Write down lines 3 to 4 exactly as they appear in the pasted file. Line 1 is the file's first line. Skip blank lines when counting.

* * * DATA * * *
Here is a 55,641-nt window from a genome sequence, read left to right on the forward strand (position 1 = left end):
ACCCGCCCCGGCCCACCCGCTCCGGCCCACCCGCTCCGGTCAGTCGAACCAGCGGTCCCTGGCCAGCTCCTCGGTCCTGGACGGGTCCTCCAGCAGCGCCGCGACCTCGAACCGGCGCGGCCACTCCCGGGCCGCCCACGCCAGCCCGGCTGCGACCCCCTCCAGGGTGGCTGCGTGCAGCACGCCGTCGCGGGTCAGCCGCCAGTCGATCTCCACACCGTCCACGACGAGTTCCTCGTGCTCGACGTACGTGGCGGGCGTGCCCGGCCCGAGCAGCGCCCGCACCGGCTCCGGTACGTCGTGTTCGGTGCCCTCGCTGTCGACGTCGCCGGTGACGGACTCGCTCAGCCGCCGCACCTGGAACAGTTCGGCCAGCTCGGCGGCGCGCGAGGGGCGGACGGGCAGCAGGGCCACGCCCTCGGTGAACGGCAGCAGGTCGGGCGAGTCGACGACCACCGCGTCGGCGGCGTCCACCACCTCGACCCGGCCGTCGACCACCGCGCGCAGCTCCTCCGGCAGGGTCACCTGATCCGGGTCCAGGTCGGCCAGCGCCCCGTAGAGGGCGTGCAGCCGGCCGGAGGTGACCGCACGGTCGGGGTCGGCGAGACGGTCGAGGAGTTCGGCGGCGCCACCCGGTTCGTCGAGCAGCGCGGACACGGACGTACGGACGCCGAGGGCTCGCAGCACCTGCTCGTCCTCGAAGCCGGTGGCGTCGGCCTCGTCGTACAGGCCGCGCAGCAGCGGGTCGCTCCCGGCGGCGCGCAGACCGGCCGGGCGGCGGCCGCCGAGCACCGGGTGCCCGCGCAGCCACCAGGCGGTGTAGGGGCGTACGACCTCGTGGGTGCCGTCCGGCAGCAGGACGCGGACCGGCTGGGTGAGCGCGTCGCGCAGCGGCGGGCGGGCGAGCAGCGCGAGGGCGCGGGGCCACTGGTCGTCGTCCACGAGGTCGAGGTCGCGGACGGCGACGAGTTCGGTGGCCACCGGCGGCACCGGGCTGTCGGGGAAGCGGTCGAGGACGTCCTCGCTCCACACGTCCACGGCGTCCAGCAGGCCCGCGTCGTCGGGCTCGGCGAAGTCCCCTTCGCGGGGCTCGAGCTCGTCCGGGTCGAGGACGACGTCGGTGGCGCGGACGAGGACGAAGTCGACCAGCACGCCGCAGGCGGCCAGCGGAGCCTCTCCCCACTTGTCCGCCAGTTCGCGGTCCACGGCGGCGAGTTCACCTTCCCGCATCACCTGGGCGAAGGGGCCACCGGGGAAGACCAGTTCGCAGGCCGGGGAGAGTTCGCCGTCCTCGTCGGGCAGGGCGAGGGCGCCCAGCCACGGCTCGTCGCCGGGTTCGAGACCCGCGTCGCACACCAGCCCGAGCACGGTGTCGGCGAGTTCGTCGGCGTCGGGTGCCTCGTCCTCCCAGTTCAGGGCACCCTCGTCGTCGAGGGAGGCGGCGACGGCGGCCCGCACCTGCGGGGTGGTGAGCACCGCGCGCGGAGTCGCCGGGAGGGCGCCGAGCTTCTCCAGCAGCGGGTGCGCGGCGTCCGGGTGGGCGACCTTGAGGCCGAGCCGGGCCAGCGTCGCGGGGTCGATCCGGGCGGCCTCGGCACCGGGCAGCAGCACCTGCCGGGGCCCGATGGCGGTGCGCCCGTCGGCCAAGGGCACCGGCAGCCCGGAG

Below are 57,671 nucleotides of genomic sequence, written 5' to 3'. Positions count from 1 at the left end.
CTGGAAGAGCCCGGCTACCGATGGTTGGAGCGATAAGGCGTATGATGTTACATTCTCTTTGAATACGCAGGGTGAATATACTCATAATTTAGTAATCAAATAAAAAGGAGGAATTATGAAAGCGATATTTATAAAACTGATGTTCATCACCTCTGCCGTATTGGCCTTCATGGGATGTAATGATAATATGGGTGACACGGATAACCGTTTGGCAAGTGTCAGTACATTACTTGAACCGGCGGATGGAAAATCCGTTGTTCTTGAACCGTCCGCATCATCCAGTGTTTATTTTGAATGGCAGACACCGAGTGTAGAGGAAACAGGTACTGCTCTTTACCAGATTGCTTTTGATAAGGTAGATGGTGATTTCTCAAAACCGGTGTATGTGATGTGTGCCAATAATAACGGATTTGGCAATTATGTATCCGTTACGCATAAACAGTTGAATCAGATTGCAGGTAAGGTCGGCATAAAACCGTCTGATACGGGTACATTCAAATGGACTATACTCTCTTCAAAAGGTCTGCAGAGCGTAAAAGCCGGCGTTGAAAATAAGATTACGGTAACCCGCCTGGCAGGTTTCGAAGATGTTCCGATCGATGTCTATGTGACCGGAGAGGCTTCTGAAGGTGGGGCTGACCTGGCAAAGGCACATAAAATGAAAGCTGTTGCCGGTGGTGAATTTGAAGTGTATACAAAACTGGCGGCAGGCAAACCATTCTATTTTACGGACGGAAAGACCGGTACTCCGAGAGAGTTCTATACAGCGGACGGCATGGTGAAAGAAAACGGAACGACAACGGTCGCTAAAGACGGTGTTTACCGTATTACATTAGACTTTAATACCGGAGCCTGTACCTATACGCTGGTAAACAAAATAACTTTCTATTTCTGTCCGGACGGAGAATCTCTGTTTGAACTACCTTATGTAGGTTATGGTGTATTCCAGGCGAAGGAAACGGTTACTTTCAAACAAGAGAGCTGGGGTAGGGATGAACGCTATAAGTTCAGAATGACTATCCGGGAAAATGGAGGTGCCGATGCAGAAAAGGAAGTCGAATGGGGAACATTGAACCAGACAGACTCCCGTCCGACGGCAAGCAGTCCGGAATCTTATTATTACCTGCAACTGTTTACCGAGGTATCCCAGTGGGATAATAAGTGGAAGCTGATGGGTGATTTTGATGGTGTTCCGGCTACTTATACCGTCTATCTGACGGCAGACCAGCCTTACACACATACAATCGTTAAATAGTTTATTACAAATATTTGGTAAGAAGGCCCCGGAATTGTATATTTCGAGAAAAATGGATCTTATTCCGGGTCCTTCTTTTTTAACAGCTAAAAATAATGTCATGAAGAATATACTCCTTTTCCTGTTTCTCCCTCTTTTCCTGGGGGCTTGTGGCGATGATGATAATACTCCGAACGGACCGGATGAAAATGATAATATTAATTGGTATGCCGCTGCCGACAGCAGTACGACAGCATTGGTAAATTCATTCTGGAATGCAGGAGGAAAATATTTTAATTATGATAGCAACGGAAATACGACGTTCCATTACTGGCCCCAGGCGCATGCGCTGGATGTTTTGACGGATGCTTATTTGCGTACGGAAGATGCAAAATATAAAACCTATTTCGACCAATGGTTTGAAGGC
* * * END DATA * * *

Below are 57,671 nucleotides of genomic sequence, written 5' to 3'. Positions count from 1 at the left end.
CTGGAAGAGCCCGGCTACCGATGGTTGGAGCGATAAGGCGTATGATGTTACATTCTCTTTGAATACGCAGGGTGAATATACTCATAATTTAGTAATCAAATAAAAAGGAGGAATTATGAAAGCGATATTTATAAAACTGATGTTCATCACCTCTGCCGTATTGGCCTTCATGGGATGTAATGATAATATGGGTGACACGGATAACCGTTTGGCAAGTGTCAGTACATTACTTGAACCGGCGGATGGAAAATCCGTTGTTCTTGAACCGTCCGCATCATCCAGTGTTTATTTTGAATGGCAGACACCGAGTGTAGAGGAAACAGGTACTGCTCTTTACCAGATTGCTTTTGATAAGGTAGATGGTGATTTCTCAAAACCGGTGTATGTGATGTGTGCCAATAATAACGGATTTGGCAATTATGTATCCGTTACGCATAAACAGTTGAATCAGATTGCAGGTAAGGTCGGCATAAAACCGTCTGATACGGGTACATTCAAATGGACTATACTCTCTTCAAAAGGTCTGCAGAGCGTAAAAGCCGGCGTTGAAAATAAGATTACGGTAACCCGCCTGGCAGGTTTCGAAGATGTTCCGATCGATGTCTATGTGACCGGAGAGGCTTCTGAAGGTGGGGCTGACCTGGCAAAGGCACATAAAATGAAAGCTGTTGCCGGTGGTGAATTTGAAGTGTATACAAAACTGGCGGCAGGCAAACCATTCTATTTTACGGACGGAAAGACCGGTACTCCGAGAGAGTTCTATACAGCGGACGGCATGGTGAAAGAAAACGGAACGACAACGGTCGCTAAAGACGGTGTTTACCGTATTACATTAGACTTTAATACCGGAGCCTGTACCTATACGCTGGTAAACAAAATAACTTTCTATTTCTGTCCGGACGGAGAATCTCTGTTTGAACTACCTTATGTAGGTTATGGTGTATTCCAGGCGAAGGAAACGGTTACTTTCAAACAAGAGAGCTGGGGTAGGGATGAACGCTATAAGTTCAGAATGACTATCCGGGAAAATGGAGGTGCCGATGCAGAAAAGGAAGTCGAATGGGGAACATTGAACCAGACAGACTCCCGTCCGACGGCAAGCAGTCCGGAATCTTATTATTACCTGCAACTGTTTACCGAGGTATCCCAGTGGGATAATAAGTGGAAGCTGATGGGTGATTTTGATGGTGTTCCGGCTACTTATACCGTCTATCTGACGGCAGACCAGCCTTACACACATACAATCGTTAAATAGTTTATTACAAATATTTGGTAAGAAGGCCCCGGAATTGTATATTTCGAGAAAAATGGATCTTATTCCGGGTCCTTCTTTTTTAACAGCTAAAAATAATGTCATGAAGAATATACTCCTTTTCCTGTTTCTCCCTCTTTTCCTGGGGGCTTGTGGCGATGATGATAATACTCCGAACGGACCGGATGAAAATGATAATATTAATTGGTATGCCGCTGCCGACAGCAGTACGACAGCATTGGTAAATTCATTCTGGAATGCAGGAGGAAAATATTTTAATTATGATAGCAACGGAAATACGACGTTCCATTACTGGCCCCAGGCGCATGCGCTGGATGTTTTGACGGATGCTTATTTGCGTACGGAAGATGCAAAATATAAAACCTATTTCGACCAATGGTTTGAAGGC